Harmony of the Seas offers all the possible conveniences to over 6,000 guests.

The largest cruise ship in the world Harmony of the Seas just arrived in Southampton at approximately 6.15 am after its maiden voyage. Tens of thousands of spectators had waved goodbye to the ship and a small crowd welcomed it in Southampton.

Harmony of the Seas will leave Southampton for a four-night cruise to Rotterdam on 22 May. The schedule also includes a three-night cruise to Cherbourg in 26 May and trip to Barcelona for a summer base on 29 May.

Harmony of the Seas look like a real floating city – moreover a floating city with all conveniences. It has more than 2,500 staterooms, 20 dining venues and 23 swimming pools. Telegraph lists some figures to fully show the impressiveness of Harmony of the Seas:

  • Harmony of the Seas weighs 227,000 gross tons.
  • 2,500 workers were involved and they totally spent 10 million hours to complete the construction.
  • there are 2384 crew members onboard, which include 2,100 international members.
  • £770 million is the final cost of the ship.
  • each of Harmony’s four bow thrusters can boast of 7,500 horse power that altogether gives a power of 30,000HP.
  • 10,000 – that is how many plants are in on-board park – plus 50 mature trees.
  • Harmony of the Seas has 18 decks – 16 for passengers and 2 for staff.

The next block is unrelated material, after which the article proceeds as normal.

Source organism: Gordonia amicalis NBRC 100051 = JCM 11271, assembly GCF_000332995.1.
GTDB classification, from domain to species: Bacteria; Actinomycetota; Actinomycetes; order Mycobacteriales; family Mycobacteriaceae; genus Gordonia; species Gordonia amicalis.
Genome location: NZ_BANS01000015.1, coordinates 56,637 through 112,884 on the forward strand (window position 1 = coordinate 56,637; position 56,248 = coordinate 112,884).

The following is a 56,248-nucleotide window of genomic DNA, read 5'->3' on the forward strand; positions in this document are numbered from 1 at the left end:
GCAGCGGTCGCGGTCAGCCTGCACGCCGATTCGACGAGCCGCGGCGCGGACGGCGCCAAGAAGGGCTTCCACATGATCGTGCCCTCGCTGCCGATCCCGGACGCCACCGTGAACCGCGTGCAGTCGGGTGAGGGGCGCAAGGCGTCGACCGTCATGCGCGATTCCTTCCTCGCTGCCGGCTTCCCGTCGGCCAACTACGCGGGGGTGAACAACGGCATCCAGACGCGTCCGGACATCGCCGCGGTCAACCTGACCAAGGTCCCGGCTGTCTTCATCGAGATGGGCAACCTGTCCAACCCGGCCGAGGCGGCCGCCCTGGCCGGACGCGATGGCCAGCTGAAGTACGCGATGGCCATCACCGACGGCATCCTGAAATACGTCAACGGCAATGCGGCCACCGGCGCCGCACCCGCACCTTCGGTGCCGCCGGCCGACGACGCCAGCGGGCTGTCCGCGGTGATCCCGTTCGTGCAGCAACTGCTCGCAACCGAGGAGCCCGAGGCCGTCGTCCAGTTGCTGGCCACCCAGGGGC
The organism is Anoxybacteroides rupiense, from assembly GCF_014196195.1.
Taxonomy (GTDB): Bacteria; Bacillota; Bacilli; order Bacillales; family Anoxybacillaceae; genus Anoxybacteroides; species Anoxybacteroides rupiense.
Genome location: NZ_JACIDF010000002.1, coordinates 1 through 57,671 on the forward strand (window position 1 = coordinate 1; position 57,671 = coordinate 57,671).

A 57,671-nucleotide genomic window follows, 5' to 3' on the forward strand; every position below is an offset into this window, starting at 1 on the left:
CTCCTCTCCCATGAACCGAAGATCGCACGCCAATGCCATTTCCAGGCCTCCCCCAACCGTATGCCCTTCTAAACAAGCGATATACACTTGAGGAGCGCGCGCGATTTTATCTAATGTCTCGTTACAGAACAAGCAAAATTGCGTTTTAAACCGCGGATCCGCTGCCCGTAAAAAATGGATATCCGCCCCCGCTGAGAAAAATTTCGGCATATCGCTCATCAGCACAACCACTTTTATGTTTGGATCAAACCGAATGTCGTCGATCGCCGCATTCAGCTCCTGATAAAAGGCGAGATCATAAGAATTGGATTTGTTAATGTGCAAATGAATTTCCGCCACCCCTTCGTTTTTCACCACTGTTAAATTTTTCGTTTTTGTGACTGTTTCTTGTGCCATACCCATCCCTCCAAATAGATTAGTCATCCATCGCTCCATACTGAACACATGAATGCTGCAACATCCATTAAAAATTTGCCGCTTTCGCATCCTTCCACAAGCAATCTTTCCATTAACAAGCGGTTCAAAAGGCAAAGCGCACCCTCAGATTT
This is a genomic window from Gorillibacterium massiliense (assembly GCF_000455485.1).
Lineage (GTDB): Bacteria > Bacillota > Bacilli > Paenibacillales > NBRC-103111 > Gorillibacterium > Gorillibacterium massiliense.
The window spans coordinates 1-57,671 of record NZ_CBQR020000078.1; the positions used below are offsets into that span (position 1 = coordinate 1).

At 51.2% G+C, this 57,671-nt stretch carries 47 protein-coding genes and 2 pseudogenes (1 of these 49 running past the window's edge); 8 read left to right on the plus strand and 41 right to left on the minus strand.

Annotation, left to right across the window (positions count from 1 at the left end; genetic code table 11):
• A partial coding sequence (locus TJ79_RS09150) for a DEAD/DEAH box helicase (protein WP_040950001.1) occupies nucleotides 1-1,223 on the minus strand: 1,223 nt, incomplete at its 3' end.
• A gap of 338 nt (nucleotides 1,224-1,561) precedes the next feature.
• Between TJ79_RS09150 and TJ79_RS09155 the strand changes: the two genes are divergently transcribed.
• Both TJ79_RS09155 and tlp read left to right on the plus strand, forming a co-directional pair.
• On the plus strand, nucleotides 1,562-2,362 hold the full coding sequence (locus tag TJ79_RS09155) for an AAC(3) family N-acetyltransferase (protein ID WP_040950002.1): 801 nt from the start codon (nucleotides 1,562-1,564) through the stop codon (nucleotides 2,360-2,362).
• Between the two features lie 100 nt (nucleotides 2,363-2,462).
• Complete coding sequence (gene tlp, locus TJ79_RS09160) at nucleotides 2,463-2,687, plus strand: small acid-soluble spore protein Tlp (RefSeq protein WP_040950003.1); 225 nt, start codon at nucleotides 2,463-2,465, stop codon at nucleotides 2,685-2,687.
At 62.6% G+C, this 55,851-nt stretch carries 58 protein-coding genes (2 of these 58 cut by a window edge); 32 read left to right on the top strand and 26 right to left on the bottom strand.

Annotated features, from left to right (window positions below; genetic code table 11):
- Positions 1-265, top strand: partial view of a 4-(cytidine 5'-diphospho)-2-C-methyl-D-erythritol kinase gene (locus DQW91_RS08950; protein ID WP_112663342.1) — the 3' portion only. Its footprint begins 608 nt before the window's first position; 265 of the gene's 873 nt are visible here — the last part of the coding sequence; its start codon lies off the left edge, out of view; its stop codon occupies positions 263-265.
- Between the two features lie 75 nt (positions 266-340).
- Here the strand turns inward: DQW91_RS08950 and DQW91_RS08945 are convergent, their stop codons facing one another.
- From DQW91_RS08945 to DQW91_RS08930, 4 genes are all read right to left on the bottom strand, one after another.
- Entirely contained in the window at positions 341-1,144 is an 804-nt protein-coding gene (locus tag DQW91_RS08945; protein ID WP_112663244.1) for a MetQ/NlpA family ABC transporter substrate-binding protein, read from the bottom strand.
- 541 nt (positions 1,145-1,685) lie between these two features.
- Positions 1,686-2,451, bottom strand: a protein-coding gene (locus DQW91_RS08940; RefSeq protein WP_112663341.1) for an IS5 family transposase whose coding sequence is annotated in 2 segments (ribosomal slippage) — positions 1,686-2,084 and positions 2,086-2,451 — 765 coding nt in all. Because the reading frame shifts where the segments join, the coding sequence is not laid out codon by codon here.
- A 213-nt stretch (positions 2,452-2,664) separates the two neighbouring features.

Harmony of the Seas can welcome 6,780 guests who will enjoy 2,500 staterooms, 20 dining venues, multiple swimming pools and a park. The 1,187-feet liner is bigger than the Eiffel Tower is tall and becomes the widest cruise ship ever built.

Stuart Leven, managing director UK and Ireland, Royal Caribbean International, confirms: “The Harmony of the Seas is the world’s largest cruise ship. Bigger can be beautiful when it allows you to put so many great facilities on board to allow people to have a great holiday at sea.

“Cruising is changing – it’s becoming a holiday for all the family, it’s not just white table cloths and ties at dinnertime – now the sort of holiday you get at all-inclusive resorts on land can be replicated on the seas.”

Leven added: “We have a 10-storey slide, surf machines, plenty of restaurants like Jamie Oliver’s Italian on board, a great choice, and you can wake up with a different view from your balcony each day. My favourite facility is the robotic bartenders where you go in with an iPad to place your order and they will mix your cocktail. We are really pushing the boundaries. It’s all about variety – when you have a ship of this scale, you can offer so many things.”

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